Roasted Poblano and Chorizo Black Beans jarred 3

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Fresh Peas with Mint

Thursday, June 17, 2010

Finally! We moved, but it’s not all smooth sailing yet. We’re living out of boxes and we don’t have a kitchen yet. While our perfect kitchen is being built (which we will be talking about soon), I’m going to have to get crafty. I do have many plug-in appliances (rice cooker, toaster oven, panini press, waffle maker, microwave, etc.) so we’re still going to have a ball here. I think we’re going to be pleasantly surprised with how much I (or you) can do without a kitchen. (Gulp) Determined to eat well every single day without exceptions, here goes…

I get the favorites questions a lot. What’s your favorite restaurant? What’s your favorite dish to make? What’s your favorite cuisine? I simply can’t answer a question like that. It’s like choosing a favorite child. After being asked this question for the billionth time, I sat deep in thought, on the train, trying to drown out the sounds of the obnoxious guy playing music on his ipod. (Dude, it’s called headphones!) Could I pick a favorite if I really tried?

With serious effort, I still could not. Instead, I realized that I could categorize all foods into three categories (I think). Let’s say roughly 40% fall into favorites, 10% into not-so-favorite, and 50% into that middle ground. Notice that I don’t have dislikes because I really don’t. I eat everything that is considered real food and though there are a few things that I don’t order myself, I still take a bite if Lon has it on his plate.

Fresh Pea Salad in a spoon 12

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Caramelized Onions: Slow Cooker Magic

Sunday, May 2, 2010

Finally! We moved, but it’s not all smooth sailing yet. We’re living out of boxes and we don’t have a kitchen yet. While our perfect kitchen is being built (which we will be talking about soon), I’m going to have to get crafty. I do have many plug-in appliances (rice cooker, toaster oven, panini press, waffle maker, microwave, etc.) so we’re still going to have a ball here. I think we’re going to be pleasantly surprised with how much I (or you) can do without a kitchen. (Gulp) Determined to eat well every single day without exceptions, here goes…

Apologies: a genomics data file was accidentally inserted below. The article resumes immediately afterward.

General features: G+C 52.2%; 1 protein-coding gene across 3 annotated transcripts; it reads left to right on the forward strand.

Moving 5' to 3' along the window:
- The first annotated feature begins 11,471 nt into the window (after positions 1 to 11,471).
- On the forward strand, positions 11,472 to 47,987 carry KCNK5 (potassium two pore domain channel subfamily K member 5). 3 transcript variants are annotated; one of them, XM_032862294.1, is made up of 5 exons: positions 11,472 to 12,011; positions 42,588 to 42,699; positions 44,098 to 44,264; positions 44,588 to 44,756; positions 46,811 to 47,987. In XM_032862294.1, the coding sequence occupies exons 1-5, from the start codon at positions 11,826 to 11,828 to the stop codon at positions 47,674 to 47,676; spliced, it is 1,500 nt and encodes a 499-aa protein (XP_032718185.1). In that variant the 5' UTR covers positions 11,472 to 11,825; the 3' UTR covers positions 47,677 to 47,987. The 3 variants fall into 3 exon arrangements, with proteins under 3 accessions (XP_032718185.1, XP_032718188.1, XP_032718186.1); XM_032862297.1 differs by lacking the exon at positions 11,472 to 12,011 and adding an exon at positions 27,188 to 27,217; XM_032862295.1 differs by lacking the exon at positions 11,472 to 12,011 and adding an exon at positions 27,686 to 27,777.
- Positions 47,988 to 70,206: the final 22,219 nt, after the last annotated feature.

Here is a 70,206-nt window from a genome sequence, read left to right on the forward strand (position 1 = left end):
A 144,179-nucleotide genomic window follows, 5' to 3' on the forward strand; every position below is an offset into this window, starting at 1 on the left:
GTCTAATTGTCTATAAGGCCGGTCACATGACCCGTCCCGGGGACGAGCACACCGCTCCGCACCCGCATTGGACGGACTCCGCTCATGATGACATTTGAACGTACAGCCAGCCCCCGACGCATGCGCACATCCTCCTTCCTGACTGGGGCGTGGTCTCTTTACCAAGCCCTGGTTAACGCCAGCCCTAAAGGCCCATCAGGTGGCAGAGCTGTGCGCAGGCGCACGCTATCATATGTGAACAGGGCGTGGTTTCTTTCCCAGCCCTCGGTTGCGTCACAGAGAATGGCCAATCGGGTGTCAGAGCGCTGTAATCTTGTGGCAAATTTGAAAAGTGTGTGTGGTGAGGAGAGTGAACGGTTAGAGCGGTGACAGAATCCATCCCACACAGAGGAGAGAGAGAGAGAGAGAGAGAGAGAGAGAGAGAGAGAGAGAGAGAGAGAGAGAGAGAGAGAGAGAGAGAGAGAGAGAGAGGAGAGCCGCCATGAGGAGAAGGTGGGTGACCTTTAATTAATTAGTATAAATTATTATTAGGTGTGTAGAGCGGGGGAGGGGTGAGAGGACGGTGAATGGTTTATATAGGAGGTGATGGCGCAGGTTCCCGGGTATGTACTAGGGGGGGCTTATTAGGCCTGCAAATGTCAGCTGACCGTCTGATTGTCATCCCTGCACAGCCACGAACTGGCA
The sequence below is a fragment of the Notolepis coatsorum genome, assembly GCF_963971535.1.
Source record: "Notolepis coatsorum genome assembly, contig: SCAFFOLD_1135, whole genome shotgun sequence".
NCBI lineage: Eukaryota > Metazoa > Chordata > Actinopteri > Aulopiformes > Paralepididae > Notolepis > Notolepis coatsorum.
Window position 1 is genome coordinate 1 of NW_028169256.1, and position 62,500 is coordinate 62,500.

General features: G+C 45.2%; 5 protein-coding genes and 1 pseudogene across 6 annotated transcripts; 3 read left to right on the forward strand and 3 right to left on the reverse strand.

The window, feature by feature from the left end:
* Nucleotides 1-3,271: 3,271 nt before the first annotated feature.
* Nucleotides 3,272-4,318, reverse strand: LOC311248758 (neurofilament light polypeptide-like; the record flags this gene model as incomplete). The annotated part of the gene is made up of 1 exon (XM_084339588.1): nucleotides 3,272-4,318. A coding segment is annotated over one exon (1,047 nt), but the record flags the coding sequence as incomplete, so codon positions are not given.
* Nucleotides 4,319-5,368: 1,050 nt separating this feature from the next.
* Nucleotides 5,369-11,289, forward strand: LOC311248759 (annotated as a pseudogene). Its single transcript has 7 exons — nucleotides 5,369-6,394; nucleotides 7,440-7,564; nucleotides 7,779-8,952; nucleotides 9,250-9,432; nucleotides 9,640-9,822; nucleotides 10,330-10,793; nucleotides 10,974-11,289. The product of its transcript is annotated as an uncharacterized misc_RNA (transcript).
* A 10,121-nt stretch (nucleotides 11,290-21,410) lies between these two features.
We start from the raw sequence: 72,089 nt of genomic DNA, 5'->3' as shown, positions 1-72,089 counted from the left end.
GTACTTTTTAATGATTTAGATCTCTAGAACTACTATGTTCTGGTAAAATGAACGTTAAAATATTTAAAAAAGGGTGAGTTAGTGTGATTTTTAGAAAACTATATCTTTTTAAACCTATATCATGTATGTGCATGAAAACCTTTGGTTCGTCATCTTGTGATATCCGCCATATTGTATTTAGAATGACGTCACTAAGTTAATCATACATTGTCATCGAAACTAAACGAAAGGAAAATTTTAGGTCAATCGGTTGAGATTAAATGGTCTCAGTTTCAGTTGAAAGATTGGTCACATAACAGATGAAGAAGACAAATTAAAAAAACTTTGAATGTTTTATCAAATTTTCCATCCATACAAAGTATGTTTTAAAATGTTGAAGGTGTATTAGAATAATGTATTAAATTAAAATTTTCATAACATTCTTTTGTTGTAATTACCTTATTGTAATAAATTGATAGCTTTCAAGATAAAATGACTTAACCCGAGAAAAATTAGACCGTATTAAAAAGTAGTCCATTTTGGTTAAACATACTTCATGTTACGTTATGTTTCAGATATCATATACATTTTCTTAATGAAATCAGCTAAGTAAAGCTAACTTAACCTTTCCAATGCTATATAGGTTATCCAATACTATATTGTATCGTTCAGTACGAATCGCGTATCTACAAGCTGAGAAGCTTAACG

I was late to the slow cooker band wagon. In my defense, the only appliances I ever saw my mother use was a rice cooker, a toaster oven, and a microwave. We didn’t have a blender, no food processor, no stand mixer, all things I consider essential today. I’ll admit to an over indulgence in kitchen items I really don’t need. We have a deli slicer, a panini press, a waffle maker, an ice cream maker, a grinder attachment, to name a few excesses, but I do use them. Yet, I may never have known the joys of a slow cooker, if it hadn’t been for a fortunate alignment of events and situations.

I’m pretty sure I would never have bought one, being that I didn’t really know what the advantage was. But, a few weeks ago, someone gave my mother a slow cooker, and my mom didn’t know what to do with it. Most of her cooking is done on the stove. She barely even touches the oven. She begged me to take it and considering my lack of kitchen right now, I thought, heck, this may be helpful…and that’s how this love story begins.

Vidalia Onions 4

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Slow Cooker: Kielbasa and Beans

Wednesday, April 7, 2010

Finally! We moved, but it’s not all smooth sailing yet. We’re living out of boxes and we don’t have a kitchen yet. While our perfect kitchen is being built (which we will be talking about soon), I’m going to have to get crafty. I do have many plug-in appliances (rice cooker, toaster oven, panini press, waffle maker, microwave, etc.) so we’re still going to have a ball here. I think we’re going to be pleasantly surprised with how much I (or you) can do without a kitchen. (Gulp) Determined to eat well every single day without exceptions, here goes…

This was my first time ever using a slow-cooker. My mom never used one. We never learned about them in culinary school. None of the commercial kitchens I’ve worked in stocked this appliance. I always figured that I didn’t need this extra contraption in my kitchen. Well, now that I’m working on just appliances alone, I jumped at the chance when my mom called and said, “Someone gave me a slow-cooker. Do you want it?” I thought, “N—Yea!” I was going to habitually say no, as I have refused these once or twice before, but now things have changed. You gotta take all the help you can get when you don’t have a kitchen. As patient as you all are, I figured you didn’t want 101 ways to use your toaster oven.

Kielbasa and Beans 2

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Crunchy Cranberry Salad

Sunday, March 14, 2010

Finally! We moved, but it’s not all smooth sailing yet. We’re living out of boxes and we don’t have a kitchen yet. While our perfect kitchen is being built (which we will be talking about soon), I’m going to have to get crafty. I do have many plug-in appliances (rice cooker, toaster oven, panini press, waffle maker, microwave, etc.) so we’re still going to have a ball here. I think we’re going to be pleasantly surprised with how much I (or you) can do without a kitchen. (Gulp) Determined to eat well every single day without exceptions, here goes…

As I packed up the kitchen at our last apartment, and cooked my last few meals, I started panicking a bit. Ok, a lot. I knew we wouldn’t have a kitchen for a while. But, as I started packing up our utility junk drawer, guess what I found inside?

Crunchy Cranberry Salad 6